I want that kind of rest. Go ahead, you can have that kind of rest too. Don’t worry about what others might think, just go and be with Jesus.

Bearing One Another’s Burdens


…they forced him to carry the cross….(Mark 15:21)

I often wonder what it must have been like to be Simon, the Cyrene. He was forced by the Roman officials to carry the cross from outside the city gates to Golgotha, because Jesus was physically too weak to carry it any longer.

I wonder if he understood what he was doing as he journeyed with the Savior of the world to the crucifixion. Although Jesus was too physically weak to carry the nearly 100 pound cross bar He still walked right beside Simon. I wonder if they linked arms, or if Simon helped hold Jesus up as they journeyed together to Golgotha. I bet he was afraid. I would be too. I wonder if he knew Jesus as his own Messiah or if he knew him only as a religious figure. I wonder if on their journey he looked Jesus in the eyes and saw the fierce compassion of a loving Savior who was “led like a lamb to the slaughter.” (Is. 53:7)

I’ve asked myself, why is this in the biblical narrative? What is God trying to show us? As I’ve asked Him to show me why I believe there is one point of application, to me, that stands out.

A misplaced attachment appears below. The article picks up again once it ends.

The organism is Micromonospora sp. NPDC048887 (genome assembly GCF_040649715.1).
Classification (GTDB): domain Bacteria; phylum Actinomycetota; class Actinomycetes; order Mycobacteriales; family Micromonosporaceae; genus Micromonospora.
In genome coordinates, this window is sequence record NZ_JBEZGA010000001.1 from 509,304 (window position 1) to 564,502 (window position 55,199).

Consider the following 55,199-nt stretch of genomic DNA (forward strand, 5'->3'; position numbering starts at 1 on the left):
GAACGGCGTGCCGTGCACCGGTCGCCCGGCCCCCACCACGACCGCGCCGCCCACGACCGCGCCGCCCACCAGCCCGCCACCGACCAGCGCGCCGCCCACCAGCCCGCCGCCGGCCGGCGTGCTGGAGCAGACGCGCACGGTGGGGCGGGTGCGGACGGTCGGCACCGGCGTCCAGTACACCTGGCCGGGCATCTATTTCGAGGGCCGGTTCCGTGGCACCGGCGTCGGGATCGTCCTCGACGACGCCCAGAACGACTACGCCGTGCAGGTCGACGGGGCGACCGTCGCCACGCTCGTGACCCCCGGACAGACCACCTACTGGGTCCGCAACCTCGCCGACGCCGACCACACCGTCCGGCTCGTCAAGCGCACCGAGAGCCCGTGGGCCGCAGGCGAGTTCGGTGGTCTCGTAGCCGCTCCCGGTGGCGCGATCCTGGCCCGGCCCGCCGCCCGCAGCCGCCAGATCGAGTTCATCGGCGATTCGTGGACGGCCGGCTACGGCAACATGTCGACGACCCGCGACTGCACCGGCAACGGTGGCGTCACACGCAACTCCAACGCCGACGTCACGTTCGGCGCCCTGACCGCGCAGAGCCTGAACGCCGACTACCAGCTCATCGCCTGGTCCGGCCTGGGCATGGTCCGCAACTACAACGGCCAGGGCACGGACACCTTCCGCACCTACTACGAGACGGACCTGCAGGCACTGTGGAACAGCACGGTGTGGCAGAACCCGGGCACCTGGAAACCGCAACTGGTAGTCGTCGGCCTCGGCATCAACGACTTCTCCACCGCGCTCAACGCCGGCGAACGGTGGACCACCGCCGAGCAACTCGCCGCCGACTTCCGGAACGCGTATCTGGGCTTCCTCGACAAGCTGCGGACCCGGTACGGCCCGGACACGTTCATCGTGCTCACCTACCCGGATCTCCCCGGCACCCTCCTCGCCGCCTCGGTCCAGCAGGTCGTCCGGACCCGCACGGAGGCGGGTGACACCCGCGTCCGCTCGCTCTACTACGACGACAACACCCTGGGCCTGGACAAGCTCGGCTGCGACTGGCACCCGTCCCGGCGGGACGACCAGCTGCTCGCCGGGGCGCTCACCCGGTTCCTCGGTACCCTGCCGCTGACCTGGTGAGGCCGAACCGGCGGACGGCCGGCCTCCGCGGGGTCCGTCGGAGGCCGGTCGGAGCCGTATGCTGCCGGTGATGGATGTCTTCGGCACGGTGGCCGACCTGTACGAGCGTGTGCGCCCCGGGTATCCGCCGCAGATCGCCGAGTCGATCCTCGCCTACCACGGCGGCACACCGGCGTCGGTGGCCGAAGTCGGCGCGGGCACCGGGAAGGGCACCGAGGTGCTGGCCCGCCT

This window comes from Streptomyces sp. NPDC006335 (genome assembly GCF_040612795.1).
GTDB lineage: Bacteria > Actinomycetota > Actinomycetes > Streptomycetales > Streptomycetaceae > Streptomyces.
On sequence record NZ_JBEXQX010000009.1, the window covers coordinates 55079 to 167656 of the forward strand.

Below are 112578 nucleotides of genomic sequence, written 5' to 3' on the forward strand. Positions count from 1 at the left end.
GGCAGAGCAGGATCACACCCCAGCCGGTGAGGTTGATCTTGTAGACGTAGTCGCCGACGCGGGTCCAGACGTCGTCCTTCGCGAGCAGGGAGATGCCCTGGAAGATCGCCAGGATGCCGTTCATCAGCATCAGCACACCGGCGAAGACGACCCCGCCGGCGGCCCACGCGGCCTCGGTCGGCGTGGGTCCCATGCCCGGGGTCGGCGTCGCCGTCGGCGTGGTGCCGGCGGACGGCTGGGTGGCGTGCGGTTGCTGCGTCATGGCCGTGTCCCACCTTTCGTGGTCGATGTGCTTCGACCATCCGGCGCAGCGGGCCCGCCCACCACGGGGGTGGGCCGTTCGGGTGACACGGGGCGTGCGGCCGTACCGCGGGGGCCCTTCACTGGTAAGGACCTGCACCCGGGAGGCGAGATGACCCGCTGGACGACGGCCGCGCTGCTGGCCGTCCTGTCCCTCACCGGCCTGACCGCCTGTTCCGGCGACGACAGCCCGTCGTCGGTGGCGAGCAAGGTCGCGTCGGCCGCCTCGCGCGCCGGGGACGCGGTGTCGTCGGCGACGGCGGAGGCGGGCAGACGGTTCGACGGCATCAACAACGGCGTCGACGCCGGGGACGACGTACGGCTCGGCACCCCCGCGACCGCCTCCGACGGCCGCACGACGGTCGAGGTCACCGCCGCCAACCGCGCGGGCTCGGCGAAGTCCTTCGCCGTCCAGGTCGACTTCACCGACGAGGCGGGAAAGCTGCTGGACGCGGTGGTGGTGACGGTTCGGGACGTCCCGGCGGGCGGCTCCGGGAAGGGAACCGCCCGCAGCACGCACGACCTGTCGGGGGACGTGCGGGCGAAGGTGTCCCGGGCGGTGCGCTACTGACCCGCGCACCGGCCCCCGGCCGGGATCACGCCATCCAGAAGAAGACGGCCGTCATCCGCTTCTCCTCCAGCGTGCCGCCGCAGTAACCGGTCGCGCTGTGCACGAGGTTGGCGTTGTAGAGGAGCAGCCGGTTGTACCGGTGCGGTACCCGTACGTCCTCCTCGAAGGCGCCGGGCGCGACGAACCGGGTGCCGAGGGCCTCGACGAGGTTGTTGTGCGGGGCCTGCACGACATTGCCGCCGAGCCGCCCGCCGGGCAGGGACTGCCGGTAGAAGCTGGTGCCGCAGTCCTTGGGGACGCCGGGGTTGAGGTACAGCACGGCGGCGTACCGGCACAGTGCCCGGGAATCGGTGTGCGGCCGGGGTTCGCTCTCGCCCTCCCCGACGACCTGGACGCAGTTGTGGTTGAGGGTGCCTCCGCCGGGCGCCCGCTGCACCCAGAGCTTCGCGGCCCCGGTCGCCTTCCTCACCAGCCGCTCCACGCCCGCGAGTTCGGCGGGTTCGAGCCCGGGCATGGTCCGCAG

This account is meant to be a picture of the church in action. There will be many times in my life when my burdens seem to great to bear. That’s when my brothers and sisters in Christ within the church are meant to walk with me, helping me bear my burdens. Maybe they will pray for me, make a meal, clean my home, help financially, watch the kids, or sit and listen during the greatest storms and tragedies of my life.

In those moments we practice “bearing one another’s burdens.” (Gal 6:2) We walk with our beloved friends, shoulder to shoulder, helping them bear their burdens when they are too weak and beaten down to do it themselves.

There’s an old Bebo Norman song I have always loved, called “Borrow Mine” some of the the lyrics say,

Take my hand and walk with me a while
‘Cause it seems your smile has left you
And don’t give in, when you fall apart

And your broken heart has failed you

I’ll set a light up on a hilltop
To show you my love for this world to see

You can borrow mine when your hope is gone
Borrow mine when you can’t go on
‘Cause the world will not defeat you when we’re side by side
When your faith is hard to find, you can borrow mine, borrow mine

And take my love when all that you can see
Is the raging sea all around us
And don’t give up ’cause I’m not letting go
And the God we know will not fail us

Side by side, the church in action, bearing one another’s burdens. Now that, is something beautiful. Let us live like that today! For God’s glory!